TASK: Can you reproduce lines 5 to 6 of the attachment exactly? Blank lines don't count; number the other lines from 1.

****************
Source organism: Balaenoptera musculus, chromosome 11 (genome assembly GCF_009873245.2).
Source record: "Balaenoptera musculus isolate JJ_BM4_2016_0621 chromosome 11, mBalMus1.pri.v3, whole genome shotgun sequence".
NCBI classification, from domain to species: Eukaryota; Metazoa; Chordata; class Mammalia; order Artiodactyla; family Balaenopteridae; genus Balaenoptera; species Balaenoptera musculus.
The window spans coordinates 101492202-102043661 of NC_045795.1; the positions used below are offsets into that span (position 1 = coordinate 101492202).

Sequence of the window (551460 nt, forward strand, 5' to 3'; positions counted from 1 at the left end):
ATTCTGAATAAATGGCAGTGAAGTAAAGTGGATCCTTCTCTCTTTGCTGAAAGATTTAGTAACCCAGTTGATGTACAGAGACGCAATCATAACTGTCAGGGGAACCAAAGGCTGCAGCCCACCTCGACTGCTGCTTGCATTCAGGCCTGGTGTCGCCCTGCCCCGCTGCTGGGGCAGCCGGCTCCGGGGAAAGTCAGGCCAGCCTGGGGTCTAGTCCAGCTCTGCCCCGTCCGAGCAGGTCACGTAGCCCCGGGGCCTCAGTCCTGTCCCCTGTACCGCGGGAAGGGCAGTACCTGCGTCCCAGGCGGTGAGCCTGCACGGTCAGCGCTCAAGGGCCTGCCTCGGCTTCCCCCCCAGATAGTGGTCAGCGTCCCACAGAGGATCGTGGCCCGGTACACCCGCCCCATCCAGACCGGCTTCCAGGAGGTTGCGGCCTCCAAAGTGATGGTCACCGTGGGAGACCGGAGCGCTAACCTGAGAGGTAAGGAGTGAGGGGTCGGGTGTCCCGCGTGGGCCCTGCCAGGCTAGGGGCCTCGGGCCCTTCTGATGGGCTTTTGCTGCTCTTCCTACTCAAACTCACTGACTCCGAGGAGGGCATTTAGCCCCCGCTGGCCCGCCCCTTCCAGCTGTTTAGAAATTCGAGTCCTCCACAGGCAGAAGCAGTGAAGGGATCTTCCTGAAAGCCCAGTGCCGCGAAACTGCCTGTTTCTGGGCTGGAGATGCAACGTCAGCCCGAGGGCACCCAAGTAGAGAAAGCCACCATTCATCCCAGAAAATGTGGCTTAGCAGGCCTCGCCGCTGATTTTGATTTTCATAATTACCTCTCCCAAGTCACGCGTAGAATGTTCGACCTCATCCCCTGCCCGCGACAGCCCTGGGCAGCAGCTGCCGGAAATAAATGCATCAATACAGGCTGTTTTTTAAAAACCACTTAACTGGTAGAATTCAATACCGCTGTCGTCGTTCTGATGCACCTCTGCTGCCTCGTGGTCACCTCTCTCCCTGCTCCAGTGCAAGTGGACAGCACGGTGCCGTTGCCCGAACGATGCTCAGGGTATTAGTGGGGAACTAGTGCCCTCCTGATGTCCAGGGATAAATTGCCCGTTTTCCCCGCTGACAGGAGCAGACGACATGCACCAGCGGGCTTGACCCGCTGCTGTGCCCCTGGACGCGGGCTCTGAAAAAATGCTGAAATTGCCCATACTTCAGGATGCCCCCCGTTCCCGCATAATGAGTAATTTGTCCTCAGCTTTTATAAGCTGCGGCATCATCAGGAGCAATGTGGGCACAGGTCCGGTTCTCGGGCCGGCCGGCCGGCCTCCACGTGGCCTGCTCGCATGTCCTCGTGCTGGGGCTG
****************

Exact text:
Sequence of the window (551460 nt, forward strand, 5' to 3'; positions counted from 1 at the left end):
ATTCTGAATAAATGGCAGTGAAGTAAAGTGGATCCTTCTCTCTTTGCTGAAAGATTTAGTAACCCAGTTGATGTACAGAGACGCAATCATAACTGTCAGGGGAACCAAAGGCTGCAGCCCACCTCGACTGCTGCTTGCATTCAGGCCTGGTGTCGCCCTGCCCCGCTGCTGGGGCAGCCGGCTCCGGGGAAAGTCAGGCCAGCCTGGGGTCTAGTCCAGCTCTGCCCCGTCCGAGCAGGTCACGTAGCCCCGGGGCCTCAGTCCTGTCCCCTGTACCGCGGGAAGGGCAGTACCTGCGTCCCAGGCGGTGAGCCTGCACGGTCAGCGCTCAAGGGCCTGCCTCGGCTTCCCCCCCAGATAGTGGTCAGCGTCCCACAGAGGATCGTGGCCCGGTACACCCGCCCCATCCAGACCGGCTTCCAGGAGGTTGCGGCCTCCAAAGTGATGGTCACCGTGGGAGACCGGAGCGCTAACCTGAGAGGTAAGGAGTGAGGGGTCGGGTGTCCCGCGTGGGCCCTGCCAGGCTAGGGGCCTCGGGCCCTTCTGATGGGCTTTTGCTGCTCTTCCTACTCAAACTCACTGACTCCGAGGAGGGCATTTAGCCCCCGCTGGCCCGCCCCTTCCAGCTGTTTAGAAATTCGAGTCCTCCACAGGCAGAAGCAGTGAAGGGATCTTCCTGAAAGCCCAGTGCCGCGAAACTGCCTGTTTCTGGGCTGGAGATGCAACGTCAGCCCGAGGGCACCCAAGTAGAGAAAGCCACCATTCATCCCAGAAAATGTGGCTTAGCAGGCCTCGCCGCTGATTTTGATTTTCATAATTACCTCTCCCAAGTCACGCGTAGAATGTTCGACCTCATCCCCTGCCCGCGACAGCCCTGGGCAGCAGCTGCCGGAAATAAATGCATCAATACAGGCTGTTTTTTAAAAACCACTTAACTGGTAGAATTCAATACCGCTGTCGTCGTTCTGATGCACCTCTGCTGCCTCGTGGTCACCTCTCTCCCTGCTCCAGTGCAAGTGGACAGCACGGTGCCGTTGCCCGAACGATGCTCAGGGTATTAGTGGGGAACTAGTGCCCTCCTGATGTCCAGGGATAAATTGCCCGTTTTCCCCGCTGACAGGAGCAGACGACATGCACCAGCGGGCTTGACCCGCTGCTGTGCCCCTGGACGCGGGCTCTGAAAAAATGCTGAAATTGCCCATACTTCAGGATGCCCCCCGTTCCCGCATAATGAGTAATTTGTCCTCAGCTTTTATAAGCTGCGGCATCATCAGGAGCAATGTGGGCACAGGTCCGGTTCTCGGGCCGGCCGGCCGGCCTCCACGTGGCCTGCTCGCATGTCCTCGTGCTGGGGCTG